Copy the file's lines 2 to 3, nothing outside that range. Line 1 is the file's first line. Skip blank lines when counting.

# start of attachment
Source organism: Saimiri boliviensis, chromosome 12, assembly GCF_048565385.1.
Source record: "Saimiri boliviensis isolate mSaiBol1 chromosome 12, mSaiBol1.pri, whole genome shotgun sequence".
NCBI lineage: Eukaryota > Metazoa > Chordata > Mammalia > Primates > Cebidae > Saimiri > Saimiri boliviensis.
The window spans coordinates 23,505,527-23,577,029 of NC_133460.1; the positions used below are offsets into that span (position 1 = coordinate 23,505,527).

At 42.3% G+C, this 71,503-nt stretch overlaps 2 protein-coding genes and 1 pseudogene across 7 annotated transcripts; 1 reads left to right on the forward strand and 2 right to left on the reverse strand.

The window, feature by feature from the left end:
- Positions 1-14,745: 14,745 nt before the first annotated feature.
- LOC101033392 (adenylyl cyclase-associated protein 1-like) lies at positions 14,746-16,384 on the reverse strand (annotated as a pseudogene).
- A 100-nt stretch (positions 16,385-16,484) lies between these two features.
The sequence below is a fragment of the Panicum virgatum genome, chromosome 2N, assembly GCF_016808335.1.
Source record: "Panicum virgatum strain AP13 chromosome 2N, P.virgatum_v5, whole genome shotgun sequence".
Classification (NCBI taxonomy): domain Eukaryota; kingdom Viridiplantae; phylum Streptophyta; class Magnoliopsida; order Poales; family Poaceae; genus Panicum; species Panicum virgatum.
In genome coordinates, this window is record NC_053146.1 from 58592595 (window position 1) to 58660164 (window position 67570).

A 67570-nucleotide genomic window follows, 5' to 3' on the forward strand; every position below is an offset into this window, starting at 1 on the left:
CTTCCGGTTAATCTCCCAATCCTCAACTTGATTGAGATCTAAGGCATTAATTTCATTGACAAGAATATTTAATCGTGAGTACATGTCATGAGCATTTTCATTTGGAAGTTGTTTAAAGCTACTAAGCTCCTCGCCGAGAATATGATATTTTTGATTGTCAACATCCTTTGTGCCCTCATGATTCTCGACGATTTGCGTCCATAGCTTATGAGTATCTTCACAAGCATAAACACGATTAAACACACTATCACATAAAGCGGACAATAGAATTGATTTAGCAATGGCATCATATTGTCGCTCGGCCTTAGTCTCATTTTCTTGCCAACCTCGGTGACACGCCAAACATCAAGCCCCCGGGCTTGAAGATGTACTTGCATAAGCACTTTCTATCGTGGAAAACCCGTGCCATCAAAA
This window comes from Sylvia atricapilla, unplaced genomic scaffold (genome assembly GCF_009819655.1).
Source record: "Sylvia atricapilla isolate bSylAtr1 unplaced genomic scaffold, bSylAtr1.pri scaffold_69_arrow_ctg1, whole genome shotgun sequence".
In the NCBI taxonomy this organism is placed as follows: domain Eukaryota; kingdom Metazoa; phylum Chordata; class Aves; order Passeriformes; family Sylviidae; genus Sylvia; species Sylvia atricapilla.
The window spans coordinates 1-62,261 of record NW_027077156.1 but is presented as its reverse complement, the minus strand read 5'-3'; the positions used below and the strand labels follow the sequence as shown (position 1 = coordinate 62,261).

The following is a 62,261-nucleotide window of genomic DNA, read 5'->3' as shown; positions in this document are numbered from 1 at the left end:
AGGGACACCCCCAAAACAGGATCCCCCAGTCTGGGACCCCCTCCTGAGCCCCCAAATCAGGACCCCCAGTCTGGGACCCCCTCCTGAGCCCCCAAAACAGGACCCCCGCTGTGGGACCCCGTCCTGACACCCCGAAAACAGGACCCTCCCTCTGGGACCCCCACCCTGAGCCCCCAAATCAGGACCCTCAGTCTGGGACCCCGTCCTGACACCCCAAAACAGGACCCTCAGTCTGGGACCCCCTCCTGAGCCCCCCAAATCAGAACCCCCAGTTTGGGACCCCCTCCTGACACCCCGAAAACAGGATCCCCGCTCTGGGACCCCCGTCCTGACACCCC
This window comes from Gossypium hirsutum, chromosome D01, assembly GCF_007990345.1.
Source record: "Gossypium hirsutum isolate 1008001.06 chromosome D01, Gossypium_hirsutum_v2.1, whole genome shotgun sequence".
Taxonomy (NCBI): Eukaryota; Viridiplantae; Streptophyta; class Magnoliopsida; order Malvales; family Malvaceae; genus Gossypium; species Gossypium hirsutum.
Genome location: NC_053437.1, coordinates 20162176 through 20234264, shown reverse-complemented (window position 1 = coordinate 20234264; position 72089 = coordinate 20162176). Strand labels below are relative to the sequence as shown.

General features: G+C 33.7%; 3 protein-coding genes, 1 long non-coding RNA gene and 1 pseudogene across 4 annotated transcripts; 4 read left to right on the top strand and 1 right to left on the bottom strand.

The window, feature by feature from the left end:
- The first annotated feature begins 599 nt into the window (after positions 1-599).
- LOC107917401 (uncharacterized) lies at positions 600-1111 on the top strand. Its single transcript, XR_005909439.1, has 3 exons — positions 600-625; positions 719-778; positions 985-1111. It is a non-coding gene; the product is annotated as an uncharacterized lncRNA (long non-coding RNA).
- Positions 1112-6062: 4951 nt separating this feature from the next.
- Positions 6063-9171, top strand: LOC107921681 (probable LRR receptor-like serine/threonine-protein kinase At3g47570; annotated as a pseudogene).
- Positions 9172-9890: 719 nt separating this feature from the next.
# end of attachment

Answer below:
Source record: "Saimiri boliviensis isolate mSaiBol1 chromosome 12, mSaiBol1.pri, whole genome shotgun sequence".
NCBI lineage: Eukaryota > Metazoa > Chordata > Mammalia > Primates > Cebidae > Saimiri > Saimiri boliviensis.